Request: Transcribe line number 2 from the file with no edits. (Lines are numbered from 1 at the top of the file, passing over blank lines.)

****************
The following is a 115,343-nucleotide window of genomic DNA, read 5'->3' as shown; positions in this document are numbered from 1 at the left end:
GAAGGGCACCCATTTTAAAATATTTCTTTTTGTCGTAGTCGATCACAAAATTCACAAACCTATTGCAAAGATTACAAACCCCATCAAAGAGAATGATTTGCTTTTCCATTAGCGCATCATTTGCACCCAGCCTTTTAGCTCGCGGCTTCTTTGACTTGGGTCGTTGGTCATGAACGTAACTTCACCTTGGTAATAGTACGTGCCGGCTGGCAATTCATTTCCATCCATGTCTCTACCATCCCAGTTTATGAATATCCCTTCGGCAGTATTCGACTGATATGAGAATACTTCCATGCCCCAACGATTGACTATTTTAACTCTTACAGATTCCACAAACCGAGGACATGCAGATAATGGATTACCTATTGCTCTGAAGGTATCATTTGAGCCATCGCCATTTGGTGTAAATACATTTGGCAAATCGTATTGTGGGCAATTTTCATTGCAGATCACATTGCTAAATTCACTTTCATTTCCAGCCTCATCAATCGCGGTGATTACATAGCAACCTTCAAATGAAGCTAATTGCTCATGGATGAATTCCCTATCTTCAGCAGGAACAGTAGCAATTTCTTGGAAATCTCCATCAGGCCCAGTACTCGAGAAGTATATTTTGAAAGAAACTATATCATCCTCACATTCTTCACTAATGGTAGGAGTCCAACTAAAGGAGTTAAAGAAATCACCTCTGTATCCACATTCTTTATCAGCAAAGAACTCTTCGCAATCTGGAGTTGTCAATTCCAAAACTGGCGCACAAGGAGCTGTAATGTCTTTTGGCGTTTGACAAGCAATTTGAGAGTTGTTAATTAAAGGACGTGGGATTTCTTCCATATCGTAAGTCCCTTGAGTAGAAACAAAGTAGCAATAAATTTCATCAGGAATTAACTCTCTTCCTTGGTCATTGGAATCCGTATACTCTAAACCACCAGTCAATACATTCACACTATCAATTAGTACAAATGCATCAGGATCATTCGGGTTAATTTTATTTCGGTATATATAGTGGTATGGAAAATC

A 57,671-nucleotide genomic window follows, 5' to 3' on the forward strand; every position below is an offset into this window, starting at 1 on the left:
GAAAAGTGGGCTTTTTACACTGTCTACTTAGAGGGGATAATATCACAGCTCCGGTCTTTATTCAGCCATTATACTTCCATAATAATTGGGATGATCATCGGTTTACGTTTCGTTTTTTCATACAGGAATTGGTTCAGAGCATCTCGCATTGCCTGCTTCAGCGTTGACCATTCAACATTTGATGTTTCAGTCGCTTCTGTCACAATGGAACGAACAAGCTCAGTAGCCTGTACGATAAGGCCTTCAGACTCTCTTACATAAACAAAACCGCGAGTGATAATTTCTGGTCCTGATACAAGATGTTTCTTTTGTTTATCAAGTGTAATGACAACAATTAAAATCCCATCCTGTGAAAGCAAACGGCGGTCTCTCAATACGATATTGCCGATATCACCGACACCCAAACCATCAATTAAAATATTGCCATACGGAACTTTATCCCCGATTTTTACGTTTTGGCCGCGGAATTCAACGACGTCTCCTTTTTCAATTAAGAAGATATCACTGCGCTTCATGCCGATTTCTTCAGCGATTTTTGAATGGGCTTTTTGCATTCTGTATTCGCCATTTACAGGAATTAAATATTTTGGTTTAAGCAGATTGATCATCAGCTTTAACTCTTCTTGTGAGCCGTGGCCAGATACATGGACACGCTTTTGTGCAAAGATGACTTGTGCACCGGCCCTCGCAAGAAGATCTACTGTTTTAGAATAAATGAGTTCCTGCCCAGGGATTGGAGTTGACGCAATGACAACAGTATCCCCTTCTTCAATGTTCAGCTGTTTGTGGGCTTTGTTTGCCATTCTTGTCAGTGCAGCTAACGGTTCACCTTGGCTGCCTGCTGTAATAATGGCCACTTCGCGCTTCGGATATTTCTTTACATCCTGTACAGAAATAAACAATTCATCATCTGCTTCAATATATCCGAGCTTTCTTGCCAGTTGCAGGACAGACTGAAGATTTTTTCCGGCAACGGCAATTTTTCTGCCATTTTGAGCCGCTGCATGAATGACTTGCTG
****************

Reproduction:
GAAGGGCACCCATTTTAAAATATTTCTTTTTGTCGTAGTCGATCACAAAATTCACAAACCTATTGCAAAGATTACAAACCCCATCAAAGAGAATGATTTGCTTTTCCATTAGCGCATCATTTGCACCCAGCCTTTTAGCTCGCGGCTTCTTTGACTTGGGTCGTTGGTCATGAACGTAACTTCACCTTGGTAATAGTACGTGCCGGCTGGCAATTCATTTCCATCCATGTCTCTACCATCCCAGTTTATGAATATCCCTTCGGCAGTATTCGACTGATATGAGAATACTTCCATGCCCCAACGATTGACTATTTTAACTCTTACAGATTCCACAAACCGAGGACATGCAGATAATGGATTACCTATTGCTCTGAAGGTATCATTTGAGCCATCGCCATTTGGTGTAAATACATTTGGCAAATCGTATTGTGGGCAATTTTCATTGCAGATCACATTGCTAAATTCACTTTCATTTCCAGCCTCATCAATCGCGGTGATTACATAGCAACCTTCAAATGAAGCTAATTGCTCATGGATGAATTCCCTATCTTCAGCAGGAACAGTAGCAATTTCTTGGAAATCTCCATCAGGCCCAGTACTCGAGAAGTATATTTTGAAAGAAACTATATCATCCTCACATTCTTCACTAATGGTAGGAGTCCAACTAAAGGAGTTAAAGAAATCACCTCTGTATCCACATTCTTTATCAGCAAAGAACTCTTCGCAATCTGGAGTTGTCAATTCCAAAACTGGCGCACAAGGAGCTGTAATGTCTTTTGGCGTTTGACAAGCAATTTGAGAGTTGTTAATTAAAGGACGTGGGATTTCTTCCATATCGTAAGTCCCTTGAGTAGAAACAAAGTAGCAATAAATTTCATCAGGAATTAACTCTCTTCCTTGGTCATTGGAATCCGTATACTCTAAACCACCAGTCAATACATTCACACTATCAATTAGTACAAATGCATCAGGATCATTCGGGTTAATTTTATTTCGGTATATATAGTGGTATGGAAAATC